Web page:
Published: 26 January 2022
Authors: Xue D. Manz, Robert Szulcek, Xiaoke Pan, Petr Symersky, Chris Dickhoff, Jisca Majolée, Veerle Kremer, Elisabetta Michielon, Ekaterina S. Jordanova, Teodora Radonic, Irene V. Bijnsdorp, Sander R. Piersma, Thang V. Pham, Connie R. Jimenez, Anton Vonk Noordegraaf , Frances S. de Man, Reinier A. Boon, Jan Voorberg, Peter L. Hordijk, Jurjan Aman, and Harm Jan Bogaard
Source: This abstract has been sourced from NZ Respiratory Research Review Issue 202
Rationale: von Willebrand factor (vWF) mediates platelet adhesion during thrombosis. While chronic thromboembolic pulmonary hypertension (CTEPH) is associated with increased plasma levels of vWF, the role of this protein in CTEPH has remained enigmatic.
Objectives: To identify the role of vWF in CTEPH.
Methods: CTEPH-specific patient plasma and pulmonary endarterectomy material from patients with CTEPH were used to study the relationship between inflammation, vWF expression, and pulmonary thrombosis. Cell culture findings were validated in human tissue, and proteomics and chromatin immunoprecipitation were used to investigate the underlying mechanism of CTEPH.
Measurements and Main Results: vWF is increased in plasma and the pulmonary endothelium of CTEPH patients. In vitro, the increase in vWF gene expression and the higher release of vWF protein upon endothelial activation resulted in elevated platelet adhesion to CTEPH endothelium. Proteomic analysis revealed that nuclear factor (NF)-κB2 was significantly increased in CTEPH. We demonstrate reduced histone tri-methylation and increased histone acetylation of the vWF promoter in CTEPH endothelium, facilitating binding of NF-κB2 to the vWF promoter and driving vWF transcription. Genetic interference of NFκB2 normalized the high vWF RNA expression levels and reversed the prothrombotic phenotype observed in CTEPH–pulmonary artery endothelial cells.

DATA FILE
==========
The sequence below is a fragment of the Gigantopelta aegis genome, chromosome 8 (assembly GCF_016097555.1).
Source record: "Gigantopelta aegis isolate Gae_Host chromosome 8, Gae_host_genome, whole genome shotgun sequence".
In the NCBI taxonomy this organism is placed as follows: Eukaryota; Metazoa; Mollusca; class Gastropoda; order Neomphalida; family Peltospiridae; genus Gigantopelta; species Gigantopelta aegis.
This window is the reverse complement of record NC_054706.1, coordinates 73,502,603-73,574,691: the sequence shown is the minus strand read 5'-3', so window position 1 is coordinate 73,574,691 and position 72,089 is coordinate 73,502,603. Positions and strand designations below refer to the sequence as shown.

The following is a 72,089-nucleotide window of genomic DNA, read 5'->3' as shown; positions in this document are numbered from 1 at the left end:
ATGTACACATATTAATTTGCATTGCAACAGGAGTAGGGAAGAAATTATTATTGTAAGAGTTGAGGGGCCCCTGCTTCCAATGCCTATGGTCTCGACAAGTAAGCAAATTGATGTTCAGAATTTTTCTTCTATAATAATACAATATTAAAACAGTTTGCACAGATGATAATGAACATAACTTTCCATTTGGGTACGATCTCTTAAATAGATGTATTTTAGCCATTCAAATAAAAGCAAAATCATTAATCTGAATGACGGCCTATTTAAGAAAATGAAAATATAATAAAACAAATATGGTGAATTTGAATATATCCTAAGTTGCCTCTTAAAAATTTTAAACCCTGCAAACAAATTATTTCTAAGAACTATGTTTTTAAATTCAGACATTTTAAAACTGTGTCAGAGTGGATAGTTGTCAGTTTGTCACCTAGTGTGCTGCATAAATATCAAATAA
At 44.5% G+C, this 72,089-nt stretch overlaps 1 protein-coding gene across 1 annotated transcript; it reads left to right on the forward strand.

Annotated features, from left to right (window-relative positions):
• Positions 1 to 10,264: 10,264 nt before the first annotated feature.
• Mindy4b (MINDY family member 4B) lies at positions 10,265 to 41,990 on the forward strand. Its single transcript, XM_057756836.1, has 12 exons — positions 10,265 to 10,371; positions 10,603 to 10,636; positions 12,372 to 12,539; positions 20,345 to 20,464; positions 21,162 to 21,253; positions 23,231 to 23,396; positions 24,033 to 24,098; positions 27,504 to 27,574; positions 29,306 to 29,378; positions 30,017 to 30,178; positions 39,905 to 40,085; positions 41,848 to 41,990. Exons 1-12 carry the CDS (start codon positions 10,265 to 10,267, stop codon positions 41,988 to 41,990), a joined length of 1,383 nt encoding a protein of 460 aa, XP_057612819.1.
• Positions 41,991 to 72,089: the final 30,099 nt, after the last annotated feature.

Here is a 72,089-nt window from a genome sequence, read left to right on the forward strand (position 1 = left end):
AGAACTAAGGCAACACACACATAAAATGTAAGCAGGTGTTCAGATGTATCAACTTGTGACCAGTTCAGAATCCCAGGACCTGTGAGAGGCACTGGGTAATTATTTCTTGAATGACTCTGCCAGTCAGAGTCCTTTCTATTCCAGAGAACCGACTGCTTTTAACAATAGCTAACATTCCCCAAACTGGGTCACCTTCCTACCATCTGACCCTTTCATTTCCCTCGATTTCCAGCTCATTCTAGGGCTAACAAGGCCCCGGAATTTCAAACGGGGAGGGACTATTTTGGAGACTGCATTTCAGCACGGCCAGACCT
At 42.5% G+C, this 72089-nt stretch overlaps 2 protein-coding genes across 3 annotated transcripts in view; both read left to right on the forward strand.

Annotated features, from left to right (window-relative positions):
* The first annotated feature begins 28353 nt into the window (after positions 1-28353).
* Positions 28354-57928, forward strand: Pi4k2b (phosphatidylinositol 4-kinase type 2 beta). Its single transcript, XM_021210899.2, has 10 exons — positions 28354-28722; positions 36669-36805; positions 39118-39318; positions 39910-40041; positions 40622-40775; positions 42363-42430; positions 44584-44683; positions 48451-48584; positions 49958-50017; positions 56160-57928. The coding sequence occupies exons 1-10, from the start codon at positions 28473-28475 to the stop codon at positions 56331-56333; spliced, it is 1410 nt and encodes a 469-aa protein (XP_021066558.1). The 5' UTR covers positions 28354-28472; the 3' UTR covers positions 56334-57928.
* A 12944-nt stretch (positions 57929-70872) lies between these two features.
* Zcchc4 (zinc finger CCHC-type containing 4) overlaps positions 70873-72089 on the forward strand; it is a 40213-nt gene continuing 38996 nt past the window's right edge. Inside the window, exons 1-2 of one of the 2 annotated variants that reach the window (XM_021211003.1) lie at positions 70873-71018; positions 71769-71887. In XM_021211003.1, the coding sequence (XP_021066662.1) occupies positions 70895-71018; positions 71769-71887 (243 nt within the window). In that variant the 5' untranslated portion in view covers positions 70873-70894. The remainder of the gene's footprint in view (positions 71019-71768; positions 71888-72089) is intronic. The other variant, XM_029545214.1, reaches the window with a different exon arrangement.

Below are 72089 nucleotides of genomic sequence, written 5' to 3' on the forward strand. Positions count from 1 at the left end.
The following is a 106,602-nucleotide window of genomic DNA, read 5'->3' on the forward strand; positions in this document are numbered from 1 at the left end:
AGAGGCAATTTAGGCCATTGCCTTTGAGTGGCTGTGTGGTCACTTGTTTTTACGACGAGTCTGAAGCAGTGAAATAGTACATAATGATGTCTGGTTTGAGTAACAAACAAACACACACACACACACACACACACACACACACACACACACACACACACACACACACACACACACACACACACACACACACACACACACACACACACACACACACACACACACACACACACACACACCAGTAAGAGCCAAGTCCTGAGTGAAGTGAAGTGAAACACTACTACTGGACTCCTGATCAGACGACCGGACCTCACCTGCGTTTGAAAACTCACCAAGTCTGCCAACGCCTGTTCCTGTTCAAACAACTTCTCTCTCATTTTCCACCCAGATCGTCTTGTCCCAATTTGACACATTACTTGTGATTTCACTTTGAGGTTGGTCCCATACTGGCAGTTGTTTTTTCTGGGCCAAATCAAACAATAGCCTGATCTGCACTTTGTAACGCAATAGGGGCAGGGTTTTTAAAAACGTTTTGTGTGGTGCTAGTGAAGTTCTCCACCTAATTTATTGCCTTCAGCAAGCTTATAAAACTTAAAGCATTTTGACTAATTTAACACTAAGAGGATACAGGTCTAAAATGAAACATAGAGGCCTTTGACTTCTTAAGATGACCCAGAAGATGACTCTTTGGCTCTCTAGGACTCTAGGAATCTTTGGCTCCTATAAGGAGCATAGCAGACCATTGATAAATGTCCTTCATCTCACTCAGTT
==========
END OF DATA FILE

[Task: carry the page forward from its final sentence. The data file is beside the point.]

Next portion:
Conclusions: Epigenetic regulation of the vWF promoter contributes to the creation of a local environment that favors in situ thrombosis in the pulmonary arteries. It reveals a direct molecular link between inflammatory pathways and platelet adhesion in the pulmonary vascular wall, emphasizing a possible role of in situ thrombosis in the development or progression of CTEPH.
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